Fans lined up to brave the elements and Sunday’s extended matches at the WGC-Accenture Match Play Championship grumbled as they waited to pass through security, but – as is the case in nearly every avenue of modern life – they endured the wait and moved on.
Following last year’s bombing at the Boston Marathon, the PGA Tour’s enhanced security measures – including wanding and a limit on bag size – is widely considered the price of vigilance and the twisted realities of a dangerous world.
Even the Tour’s own website seemingly references the incident on a page explaining the new procedures, “Due to the events earlier this year and heightened security measures across our nation, the PGA Tour will . . . expand screenings for all patrons, sponsors, volunteers, media and vendors attending or working at all events.”
But shortly after the two finalists set out on Sunday at Dove Mountain, commissioner Tim Finchem’s mind raced back nearly two decades to another incident that, although not even remotely as devastating as the Boston bombing, was nonetheless alarming for Tour officials.
“We had an incident in Akron (Ohio), quite a while ago. Back before 9/11. There was a device that had exploded on the first tee. The final group had left the first tee, everybody had left. Nobody got hurt,” Finchem recalled.
“There wasn’t much to it. Whoever did it, my recollection is, they put it in a trash can and that sort of contained it. It was homemade, it wasn’t a significant thing. It just reinforced to us that while our fans are really solid fans, anyone can get in.”
The incident occurred in the 1996 NEC World Series of Golf just as the leaders, including Phil Mickelson, set out at Firestone Country Club. The report filed with the Akron Police Department considered the incident a “dangerous ordinance” which caused “minor injuries” to a few fans but no major damage.
Although no one was seriously hurt, and the incident received little attention in the press, it prompted an intense evaluation of the circuit’s security policies.
“That got everybody’s attention,” said Jim Cook, the tournament director at the Tour’s Akron, Ohio, stop in 1996. “That incident came down to being a prank and the Tour took very strong action and made it a priority because of the access fans have to players at a golf tournament.”
The Tour’s policy has evolved from that incident and during last year’s winter meetings of the tournament directors, the circuit held a special break-out session with security officials to go over the policy adjustments.
Some have suggested that one of the byproducts of the new procedures, specifically the added cost of screening at entry points, is that some tournaments, like the Northern Trust Open two weeks ago, have closed their Tuesday practice rounds to the public.
One tournament director estimated the additional security costs to tournaments would range between $10,000 and $20,000, and if tournaments are not selling enough tickets to cover expenses on Tuesday they have discovered it’s better to simply keep their gates closed, although Finchem dismissed that cause-and-effect relationship.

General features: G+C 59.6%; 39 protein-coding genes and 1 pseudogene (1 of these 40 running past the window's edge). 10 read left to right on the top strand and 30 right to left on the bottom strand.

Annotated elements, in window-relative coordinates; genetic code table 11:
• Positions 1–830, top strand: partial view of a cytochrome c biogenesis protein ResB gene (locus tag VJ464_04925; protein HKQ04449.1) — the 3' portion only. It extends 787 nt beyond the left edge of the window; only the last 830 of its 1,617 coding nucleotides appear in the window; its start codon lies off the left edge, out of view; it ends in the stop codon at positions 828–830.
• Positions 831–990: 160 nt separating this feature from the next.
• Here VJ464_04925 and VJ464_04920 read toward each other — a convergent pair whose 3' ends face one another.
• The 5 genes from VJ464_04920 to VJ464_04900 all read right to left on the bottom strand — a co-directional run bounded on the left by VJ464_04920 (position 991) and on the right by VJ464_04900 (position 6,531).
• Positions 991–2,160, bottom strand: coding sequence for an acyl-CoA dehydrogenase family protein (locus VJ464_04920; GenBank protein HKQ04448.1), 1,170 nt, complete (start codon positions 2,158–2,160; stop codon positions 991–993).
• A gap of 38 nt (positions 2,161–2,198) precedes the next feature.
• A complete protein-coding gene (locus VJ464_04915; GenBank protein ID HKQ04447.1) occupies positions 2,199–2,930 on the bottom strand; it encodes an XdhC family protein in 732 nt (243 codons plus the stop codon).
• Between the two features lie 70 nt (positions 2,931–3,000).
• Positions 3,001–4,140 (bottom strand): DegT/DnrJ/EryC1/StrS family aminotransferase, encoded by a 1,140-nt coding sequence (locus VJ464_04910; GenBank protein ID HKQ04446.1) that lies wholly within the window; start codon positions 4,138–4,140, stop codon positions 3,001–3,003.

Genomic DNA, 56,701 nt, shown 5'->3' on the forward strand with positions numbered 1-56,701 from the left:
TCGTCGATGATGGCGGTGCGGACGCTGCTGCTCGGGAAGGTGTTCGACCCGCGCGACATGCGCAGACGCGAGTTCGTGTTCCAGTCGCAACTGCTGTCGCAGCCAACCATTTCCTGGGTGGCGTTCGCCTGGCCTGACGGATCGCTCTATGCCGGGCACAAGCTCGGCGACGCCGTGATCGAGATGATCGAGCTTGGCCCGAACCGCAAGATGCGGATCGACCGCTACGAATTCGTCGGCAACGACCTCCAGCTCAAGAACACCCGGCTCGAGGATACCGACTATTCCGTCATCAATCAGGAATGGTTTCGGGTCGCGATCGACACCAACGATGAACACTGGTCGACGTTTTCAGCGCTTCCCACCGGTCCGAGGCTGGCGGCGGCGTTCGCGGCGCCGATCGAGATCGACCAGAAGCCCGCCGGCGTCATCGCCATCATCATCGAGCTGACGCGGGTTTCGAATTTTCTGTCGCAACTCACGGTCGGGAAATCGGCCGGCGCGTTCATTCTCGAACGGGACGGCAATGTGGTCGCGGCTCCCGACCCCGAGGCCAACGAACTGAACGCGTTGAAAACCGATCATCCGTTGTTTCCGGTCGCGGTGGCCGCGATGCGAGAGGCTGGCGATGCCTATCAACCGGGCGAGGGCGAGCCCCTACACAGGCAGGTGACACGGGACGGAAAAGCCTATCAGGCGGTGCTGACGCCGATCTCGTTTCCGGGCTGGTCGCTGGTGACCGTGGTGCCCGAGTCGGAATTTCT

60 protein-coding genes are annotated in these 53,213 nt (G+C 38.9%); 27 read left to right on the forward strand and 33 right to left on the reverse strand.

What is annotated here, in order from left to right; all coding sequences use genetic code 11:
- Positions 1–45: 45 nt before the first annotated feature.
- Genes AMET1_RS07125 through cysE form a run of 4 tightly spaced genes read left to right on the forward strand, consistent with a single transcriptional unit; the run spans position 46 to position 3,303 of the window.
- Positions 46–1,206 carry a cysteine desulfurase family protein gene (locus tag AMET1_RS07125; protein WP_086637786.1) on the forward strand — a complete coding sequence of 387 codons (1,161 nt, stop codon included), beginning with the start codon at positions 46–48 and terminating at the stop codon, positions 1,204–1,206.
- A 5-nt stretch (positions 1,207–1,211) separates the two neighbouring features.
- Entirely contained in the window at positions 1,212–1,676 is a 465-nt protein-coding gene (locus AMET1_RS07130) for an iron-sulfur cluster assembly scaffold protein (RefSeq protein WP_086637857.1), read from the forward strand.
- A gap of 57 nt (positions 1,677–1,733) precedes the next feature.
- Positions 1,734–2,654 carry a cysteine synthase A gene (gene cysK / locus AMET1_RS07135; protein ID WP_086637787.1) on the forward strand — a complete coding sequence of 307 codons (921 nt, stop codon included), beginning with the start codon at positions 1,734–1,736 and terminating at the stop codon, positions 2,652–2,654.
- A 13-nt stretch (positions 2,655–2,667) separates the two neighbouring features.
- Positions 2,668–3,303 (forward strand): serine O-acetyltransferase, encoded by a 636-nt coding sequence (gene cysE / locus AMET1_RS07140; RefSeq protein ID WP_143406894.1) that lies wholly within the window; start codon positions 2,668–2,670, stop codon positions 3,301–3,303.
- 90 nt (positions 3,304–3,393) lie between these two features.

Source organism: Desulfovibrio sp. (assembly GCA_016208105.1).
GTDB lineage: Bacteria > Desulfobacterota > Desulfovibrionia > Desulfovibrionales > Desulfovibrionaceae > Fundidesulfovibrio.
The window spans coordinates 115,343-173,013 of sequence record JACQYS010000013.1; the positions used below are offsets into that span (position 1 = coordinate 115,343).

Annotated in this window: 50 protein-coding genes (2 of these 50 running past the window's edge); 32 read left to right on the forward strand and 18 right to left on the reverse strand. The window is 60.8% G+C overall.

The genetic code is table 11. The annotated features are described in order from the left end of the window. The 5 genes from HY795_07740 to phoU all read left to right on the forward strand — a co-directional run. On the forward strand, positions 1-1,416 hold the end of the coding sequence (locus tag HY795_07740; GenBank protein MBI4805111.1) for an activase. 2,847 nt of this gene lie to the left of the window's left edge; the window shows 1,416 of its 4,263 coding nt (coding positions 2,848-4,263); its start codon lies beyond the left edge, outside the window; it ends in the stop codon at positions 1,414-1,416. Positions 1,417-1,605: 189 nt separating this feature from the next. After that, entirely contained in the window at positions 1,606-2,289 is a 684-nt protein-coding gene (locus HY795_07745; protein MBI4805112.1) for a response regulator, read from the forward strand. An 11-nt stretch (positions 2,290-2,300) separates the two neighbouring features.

“I don’t see a correlation,” he said. “In some markets it seems like some tournaments have concluded that when they do that it helps their tournament out later in the week and they like that.”
As many as 10 events are expected to close Tuesday rounds to the public this season, but many tournaments – like the Wells Fargo Championship and Wyndham Championship – have been wanding for years and have no plans to close Tuesday rounds.
“Heck no,” said Kym Hougham, the executive director of the Wells Fargo. “We have thousands of people out there on Tuesday. You can save a lot of money (closing Tuesday rounds), but there are some of us that do a good business on Tuesday.”
Last year’s Wells Fargo Championship was held just three weeks after the bombing in Boston and for Hougham the policy changes were easy choices. Simply put, whatever tradeoff individual tournaments and fans may have to endure is the price golf has to pay.
No athlete in any other major sport is as exposed to potential threats as professional golfers.
“We’re out here on 200 acres of property with 40,000 or 50,000 people sometimes,” Finchem said at Dove Mountain. “You have to be real careful and do anything you can. That’s when we up scaled it. Anything we have done since has just been to fine-tune it.”
Completely securing 18 holes will never be an option, and last year’s bombings in Boston brought that reality into sharp focus. But for Finchem and the Tour, doing nothing is not an option. It was a lesson learned on a summer Saturday in Akron, Ohio, 18 years ago.
“We’re always looking to upgrade security. Security in today’s world has to be as vigilant as you can make it and we ask ourselves, are we doing it as good as we can? How can we do better?” Finchem said.
In that context, longer lines to get into PGA Tour events doesn’t seem like that big of an inconvenience.